Imagine a day six to eight years from now when San Franciscans will argue about whether the Golden Gate or the Bay Bridge is a better scenic walk. Imagine combining a visit to your friends across the bay with a pleasant and safe bike ride complete with incredible vistas. Imagine reducing the load on our gridlocked transportation infrastructure and getting some great exercise bike-commuting between the East Bay and San Francisco.
|Alternative B, doesn't require deck replacement, $160 million.|
|Alternative A, comparatively heavy, $387 million|
Caltrans has created two versions of the plan which are functionally identical but differ aesthetically, though both comply with historic preservation laws. Alternative A blends into the existing structure by using the design language of the historical bridge, but is comparatively heavy. This version's estimated price tag is $387 million, because the weight of the path needs to be offset by a replacement of one road deck of the bridge with lighter materials. Alternative B is a lightweight version that only minimally obscures the bridge, does not require the deck replacement, and will thus only cost around $160 million. (As a comparison, the price tag for the recent one-mile-long Nimitz Freeway replacement was $800 million.)
So which version is better? I'd say whichever one can secure the necessary funding. Something to keep in mind, though, is that the auto decks of the bridge will probably have to be replaced at some point during the remaining 75-year life span of the bridge, though Caltrans does not have an official estimate of when that will have to occur. But if it is true, then the higher cost of Alternative A would be offset by the savings of not having to replace the deck in the future, thus making the two alternatives equal in real cost.
Caltrans seems to be fully supportive of the plan, and has confirmed that using the path for maintenance access will reduce maintenance costs and increase safety for Caltrans workers and motor vehicle occupants, while creating less hassle for car drivers by greatly reducing the frequency of car lane closures. This aspect of the proposal may become a major selling point, as it provides a real benefit even for those Bay Area residents who don't yet use their bicycles for everyday transportation. It will also reduce the real cost of the path significantly, depending on the bridge maintenance cost savings over the next 75 years.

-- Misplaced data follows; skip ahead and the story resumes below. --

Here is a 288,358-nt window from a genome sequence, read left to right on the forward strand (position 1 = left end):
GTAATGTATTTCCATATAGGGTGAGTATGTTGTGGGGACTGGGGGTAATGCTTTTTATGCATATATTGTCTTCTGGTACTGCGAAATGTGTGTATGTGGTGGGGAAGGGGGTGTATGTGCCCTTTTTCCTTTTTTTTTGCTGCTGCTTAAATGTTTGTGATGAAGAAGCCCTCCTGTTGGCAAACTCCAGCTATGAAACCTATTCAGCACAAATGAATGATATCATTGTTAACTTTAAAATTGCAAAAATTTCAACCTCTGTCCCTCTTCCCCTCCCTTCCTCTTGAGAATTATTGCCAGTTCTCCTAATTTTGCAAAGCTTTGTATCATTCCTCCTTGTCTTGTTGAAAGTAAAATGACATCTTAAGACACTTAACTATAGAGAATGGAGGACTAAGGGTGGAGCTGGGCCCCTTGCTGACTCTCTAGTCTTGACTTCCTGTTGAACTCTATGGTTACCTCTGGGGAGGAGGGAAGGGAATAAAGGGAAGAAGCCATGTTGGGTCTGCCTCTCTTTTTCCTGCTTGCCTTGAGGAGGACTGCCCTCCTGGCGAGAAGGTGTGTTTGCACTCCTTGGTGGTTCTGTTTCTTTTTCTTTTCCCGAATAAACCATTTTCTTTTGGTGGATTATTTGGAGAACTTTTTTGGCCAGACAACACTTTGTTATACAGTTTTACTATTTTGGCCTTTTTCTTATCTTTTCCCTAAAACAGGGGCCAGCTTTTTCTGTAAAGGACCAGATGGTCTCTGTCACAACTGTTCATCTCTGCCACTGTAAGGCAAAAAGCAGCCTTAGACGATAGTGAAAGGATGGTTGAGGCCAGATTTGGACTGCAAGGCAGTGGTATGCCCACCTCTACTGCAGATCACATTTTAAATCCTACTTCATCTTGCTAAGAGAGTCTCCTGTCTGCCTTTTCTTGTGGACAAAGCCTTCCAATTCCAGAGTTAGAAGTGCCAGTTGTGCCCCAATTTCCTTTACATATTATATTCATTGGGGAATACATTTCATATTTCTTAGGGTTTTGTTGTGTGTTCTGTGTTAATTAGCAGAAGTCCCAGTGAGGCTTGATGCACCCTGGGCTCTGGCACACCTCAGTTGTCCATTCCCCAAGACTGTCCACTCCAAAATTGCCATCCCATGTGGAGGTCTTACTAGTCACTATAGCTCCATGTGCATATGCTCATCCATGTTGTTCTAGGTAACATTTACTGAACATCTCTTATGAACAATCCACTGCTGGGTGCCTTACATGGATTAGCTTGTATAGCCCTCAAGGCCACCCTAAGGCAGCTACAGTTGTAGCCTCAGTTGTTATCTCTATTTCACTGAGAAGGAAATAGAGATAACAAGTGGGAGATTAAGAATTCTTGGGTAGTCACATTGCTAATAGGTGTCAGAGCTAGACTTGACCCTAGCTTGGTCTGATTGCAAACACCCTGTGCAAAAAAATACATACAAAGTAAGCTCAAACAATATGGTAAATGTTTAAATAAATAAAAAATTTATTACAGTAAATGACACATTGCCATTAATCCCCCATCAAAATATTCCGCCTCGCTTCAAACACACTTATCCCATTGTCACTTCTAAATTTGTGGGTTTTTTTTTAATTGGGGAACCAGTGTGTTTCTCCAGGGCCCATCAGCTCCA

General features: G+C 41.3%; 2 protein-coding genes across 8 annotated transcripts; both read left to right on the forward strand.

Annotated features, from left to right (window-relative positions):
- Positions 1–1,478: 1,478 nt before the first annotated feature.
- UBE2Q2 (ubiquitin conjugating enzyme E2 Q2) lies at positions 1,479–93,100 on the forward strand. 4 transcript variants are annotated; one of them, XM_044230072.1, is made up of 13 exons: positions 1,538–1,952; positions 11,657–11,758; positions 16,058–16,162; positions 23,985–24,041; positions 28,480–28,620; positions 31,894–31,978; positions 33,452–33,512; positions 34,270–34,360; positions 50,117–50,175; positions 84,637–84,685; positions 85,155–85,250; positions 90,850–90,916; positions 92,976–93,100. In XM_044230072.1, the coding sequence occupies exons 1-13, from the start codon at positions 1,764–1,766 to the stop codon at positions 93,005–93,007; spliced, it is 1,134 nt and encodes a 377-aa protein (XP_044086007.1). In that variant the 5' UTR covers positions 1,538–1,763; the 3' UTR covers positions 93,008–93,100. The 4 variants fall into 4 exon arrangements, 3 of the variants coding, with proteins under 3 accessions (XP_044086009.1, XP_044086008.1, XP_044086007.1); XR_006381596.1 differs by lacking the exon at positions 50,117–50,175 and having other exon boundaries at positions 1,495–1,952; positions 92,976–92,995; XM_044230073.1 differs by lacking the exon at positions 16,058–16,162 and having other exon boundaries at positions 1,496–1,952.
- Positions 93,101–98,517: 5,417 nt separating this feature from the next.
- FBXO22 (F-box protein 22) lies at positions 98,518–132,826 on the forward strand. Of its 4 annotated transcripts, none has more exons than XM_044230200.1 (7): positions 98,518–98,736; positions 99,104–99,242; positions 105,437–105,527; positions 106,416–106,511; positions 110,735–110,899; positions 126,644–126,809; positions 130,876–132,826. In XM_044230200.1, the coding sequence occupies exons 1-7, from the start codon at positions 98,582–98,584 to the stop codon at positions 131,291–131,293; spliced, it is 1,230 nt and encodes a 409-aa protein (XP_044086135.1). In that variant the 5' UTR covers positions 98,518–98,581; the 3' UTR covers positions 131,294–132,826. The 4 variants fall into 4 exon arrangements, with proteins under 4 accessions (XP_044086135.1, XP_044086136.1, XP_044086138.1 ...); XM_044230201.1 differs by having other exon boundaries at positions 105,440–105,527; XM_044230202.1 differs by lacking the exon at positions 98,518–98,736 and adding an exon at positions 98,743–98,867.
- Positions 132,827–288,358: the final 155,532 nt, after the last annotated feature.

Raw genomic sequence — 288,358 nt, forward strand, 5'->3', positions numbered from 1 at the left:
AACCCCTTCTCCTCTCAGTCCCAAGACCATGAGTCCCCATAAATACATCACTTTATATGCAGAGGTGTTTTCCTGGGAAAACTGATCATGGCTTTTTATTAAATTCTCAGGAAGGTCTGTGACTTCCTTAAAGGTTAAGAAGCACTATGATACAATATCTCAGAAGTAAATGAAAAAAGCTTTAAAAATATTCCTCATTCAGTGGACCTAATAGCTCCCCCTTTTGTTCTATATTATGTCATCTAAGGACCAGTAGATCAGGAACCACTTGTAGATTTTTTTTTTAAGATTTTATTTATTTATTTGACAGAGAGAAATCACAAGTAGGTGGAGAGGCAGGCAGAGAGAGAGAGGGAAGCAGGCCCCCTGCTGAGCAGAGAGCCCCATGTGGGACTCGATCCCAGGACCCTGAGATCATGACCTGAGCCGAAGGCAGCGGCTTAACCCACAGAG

To gauge the potential of such a path, let's compare it with the Golden Gate Bridge path. Between 500 and 3,500 cyclists use the Golden Gate path on weekdays, many of them commuters. The Bay Bridge is a much larger potential commute corridor than the Golden Gate Bridge, with 20 times more bike commuters living near the east end of the Bay Bridge than near the north end of the Golden Gate. Moreover, the commute to downtown San Francisco from the East Bay is shorter and flatter than the commute from Marin. It's estimated that the number of cyclists crossing the Bay Bridge on any given weekday could reach 10,000, while even the most conservative estimates run about 2,000. Such volumes of bike commuters will spell significant rush hour relief for car commuters and BART riders alike.
This proposal is worth the investment. It is a multi-functional enhancement of the Bay Bridge with benefits for recreation, bridge maintenance, car drivers, tourists and tourist-dependent businesses, as well as bicyclists. As such, the multi-use path proposal delivers maximum value for the money spent and represents a substantial improvement to the Bay Area's transportation system.